A sexual battery charge can vary in severity depending on the characteristics of the alleged crime.

If the defendant is younger than 18 and the alleged victim is 12 years or older and no other special circumstances applied, then it is considered a second-degree felony. If there was a weapon involved or if there was force used that is likely to cause a severe injury during the sexual battery offense, the charge would be considered a life felony. Florida Statute Section 794.023 defines a separate provision of sexual battery for when a person has been accused of sexual battery on a victim with multiple offenders. If the prosecution can prove that more than one individual was involved in committing an act of sexual battery on the same victim, the sexual battery charge can be reclassified to a more severe charge. For example, a second-degree felony will be reclassified as a first-degree felony. The statute does not elevate life felonies to capital felonies. However, for purposes of gain time, the felony classification is raised.

To find out more about sexual battery in Florida and its various charges, read our page here.

Florida’s 10-20-life Rule

As discussed above Florida’s 10-20-life rule is a little bit different than the law outlined in Florida Statute Section 790.07. Again, 790.07 states that it is illegal for defendants to use a firearm during the commission or attempt of a crime, any felony.

Florida’s 10-20-life rule (Florida Statute Section 775.087) only applies to specific criminal offenses.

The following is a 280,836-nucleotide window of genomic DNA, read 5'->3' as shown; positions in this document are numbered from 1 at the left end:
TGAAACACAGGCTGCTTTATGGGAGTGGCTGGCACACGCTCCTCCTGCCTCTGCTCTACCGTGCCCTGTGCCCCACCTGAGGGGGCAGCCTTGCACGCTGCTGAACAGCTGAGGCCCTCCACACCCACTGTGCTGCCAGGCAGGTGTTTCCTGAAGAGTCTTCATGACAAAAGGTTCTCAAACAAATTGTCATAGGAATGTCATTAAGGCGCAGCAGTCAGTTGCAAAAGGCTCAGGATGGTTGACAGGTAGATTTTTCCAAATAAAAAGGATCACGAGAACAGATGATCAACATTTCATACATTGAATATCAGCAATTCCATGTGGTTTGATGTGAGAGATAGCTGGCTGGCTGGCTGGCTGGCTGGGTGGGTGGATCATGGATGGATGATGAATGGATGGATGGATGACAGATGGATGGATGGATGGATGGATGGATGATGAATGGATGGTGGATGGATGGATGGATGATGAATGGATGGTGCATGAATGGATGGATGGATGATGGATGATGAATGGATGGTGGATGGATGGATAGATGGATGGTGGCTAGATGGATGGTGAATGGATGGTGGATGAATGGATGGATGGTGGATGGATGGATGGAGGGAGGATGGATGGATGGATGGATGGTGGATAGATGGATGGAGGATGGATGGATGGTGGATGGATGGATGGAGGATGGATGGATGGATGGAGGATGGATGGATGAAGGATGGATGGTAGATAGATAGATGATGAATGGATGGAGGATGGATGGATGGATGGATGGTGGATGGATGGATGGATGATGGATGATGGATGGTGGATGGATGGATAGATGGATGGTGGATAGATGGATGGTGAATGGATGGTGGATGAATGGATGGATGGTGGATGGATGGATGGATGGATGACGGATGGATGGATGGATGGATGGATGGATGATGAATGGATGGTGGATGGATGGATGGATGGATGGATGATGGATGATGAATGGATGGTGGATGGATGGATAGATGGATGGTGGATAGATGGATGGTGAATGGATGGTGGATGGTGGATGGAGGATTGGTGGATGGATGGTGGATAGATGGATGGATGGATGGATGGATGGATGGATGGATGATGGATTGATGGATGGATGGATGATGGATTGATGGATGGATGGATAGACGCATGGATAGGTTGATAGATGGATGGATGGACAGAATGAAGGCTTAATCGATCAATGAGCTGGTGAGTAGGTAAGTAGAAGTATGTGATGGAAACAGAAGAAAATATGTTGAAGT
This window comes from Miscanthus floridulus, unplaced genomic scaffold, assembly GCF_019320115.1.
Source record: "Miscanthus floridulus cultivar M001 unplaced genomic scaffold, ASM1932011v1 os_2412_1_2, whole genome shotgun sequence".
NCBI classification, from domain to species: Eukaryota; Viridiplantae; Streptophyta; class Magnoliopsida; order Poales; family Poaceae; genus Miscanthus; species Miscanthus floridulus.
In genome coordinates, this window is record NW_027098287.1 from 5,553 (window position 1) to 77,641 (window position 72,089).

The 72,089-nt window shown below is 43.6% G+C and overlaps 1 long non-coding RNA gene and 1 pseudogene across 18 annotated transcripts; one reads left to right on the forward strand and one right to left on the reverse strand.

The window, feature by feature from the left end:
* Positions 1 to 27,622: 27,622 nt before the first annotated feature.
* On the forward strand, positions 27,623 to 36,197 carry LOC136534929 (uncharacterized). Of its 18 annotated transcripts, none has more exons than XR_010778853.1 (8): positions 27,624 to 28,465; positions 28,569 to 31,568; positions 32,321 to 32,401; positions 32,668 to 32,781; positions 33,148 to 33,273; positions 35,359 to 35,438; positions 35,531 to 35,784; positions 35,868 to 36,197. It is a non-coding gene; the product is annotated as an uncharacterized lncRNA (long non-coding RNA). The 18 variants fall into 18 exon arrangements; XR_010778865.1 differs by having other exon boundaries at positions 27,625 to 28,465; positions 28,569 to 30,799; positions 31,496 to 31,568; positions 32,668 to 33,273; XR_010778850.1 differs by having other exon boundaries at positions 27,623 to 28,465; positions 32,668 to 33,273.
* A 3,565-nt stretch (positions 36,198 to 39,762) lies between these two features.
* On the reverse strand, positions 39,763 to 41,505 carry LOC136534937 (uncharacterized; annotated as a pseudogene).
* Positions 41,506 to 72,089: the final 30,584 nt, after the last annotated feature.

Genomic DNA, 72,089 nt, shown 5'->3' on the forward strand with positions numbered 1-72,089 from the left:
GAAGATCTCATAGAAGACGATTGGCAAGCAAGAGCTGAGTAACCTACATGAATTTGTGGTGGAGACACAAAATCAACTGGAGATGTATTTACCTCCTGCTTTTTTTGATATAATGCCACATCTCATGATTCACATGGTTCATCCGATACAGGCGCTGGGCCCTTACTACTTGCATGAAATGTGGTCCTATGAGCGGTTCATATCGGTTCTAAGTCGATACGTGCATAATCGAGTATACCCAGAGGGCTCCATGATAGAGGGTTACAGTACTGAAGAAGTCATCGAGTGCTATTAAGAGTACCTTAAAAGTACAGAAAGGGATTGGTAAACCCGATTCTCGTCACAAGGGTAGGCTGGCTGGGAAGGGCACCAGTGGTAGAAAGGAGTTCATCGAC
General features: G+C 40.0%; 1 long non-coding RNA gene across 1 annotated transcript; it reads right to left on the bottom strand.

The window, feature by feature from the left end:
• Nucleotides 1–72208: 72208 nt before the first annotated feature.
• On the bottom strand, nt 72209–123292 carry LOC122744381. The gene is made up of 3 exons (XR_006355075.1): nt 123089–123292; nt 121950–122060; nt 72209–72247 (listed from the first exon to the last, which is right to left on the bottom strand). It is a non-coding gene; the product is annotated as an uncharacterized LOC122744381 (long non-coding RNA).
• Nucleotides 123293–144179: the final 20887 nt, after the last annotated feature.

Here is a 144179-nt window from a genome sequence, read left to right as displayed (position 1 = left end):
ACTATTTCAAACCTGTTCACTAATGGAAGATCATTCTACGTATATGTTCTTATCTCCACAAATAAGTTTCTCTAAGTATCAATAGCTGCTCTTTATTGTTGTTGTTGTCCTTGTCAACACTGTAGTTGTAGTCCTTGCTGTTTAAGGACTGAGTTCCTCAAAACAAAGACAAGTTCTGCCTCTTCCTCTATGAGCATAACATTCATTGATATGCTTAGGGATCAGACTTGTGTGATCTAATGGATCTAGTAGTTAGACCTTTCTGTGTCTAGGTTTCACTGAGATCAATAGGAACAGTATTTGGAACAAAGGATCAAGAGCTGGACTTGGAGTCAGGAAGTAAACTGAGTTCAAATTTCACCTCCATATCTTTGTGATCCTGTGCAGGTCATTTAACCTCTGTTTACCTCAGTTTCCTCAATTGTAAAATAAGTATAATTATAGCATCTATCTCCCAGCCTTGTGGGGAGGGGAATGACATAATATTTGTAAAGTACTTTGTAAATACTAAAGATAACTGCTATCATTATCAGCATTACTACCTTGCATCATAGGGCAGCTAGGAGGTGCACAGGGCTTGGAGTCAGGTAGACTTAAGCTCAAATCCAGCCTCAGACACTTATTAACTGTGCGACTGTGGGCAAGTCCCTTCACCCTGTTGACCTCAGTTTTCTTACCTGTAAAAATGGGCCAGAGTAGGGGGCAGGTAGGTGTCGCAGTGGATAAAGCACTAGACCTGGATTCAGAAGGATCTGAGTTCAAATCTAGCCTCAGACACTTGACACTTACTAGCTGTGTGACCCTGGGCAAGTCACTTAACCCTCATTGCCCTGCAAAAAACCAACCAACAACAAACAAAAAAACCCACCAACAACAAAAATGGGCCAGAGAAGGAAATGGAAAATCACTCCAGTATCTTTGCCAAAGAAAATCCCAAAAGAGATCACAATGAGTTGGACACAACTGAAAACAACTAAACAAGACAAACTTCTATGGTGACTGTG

The purpose of the 10-20-life law is to impose mandatory minimum sentences for these felonies if a gun was used during the commission of the crime. The judges in these cases have no discretion to sentence a defendant below the minimum. This is true even in cases where the defendant does not use the firearm but merely was in possession of the firearm.

Under the 10-20-life law, judges must at minimum sentence the defendant to the following:

  • 10 years in prison for defendants convicted of committing or attempting to commit any of the listed crimes (with certain exceptions), while armed with a firearm or other destructive device
  • 20 years in prison for defendants who discharged the firearm.

25-year to life if the defendant discharged the firearm and killed or seriously hurt someone.

Finding a Defense Attorney in Tallahassee, Florida

Getting accused of a crime can be extremely stressful, especially for young people who may not have a full understanding of the legal system. Even if you are minor, it is still imperative to seek out legal help, from a Tallahassee criminal defense lawyer, after getting charged with a crime. Don Pumphrey and his team at Pumphrey Law Firm have experience representing clients all across the state for various charges and vow to stand in your corner and fight for your freedom. Call us today at (850) 681-7777 or leave an online message on our site for a free consultation.

Written by Karissa Key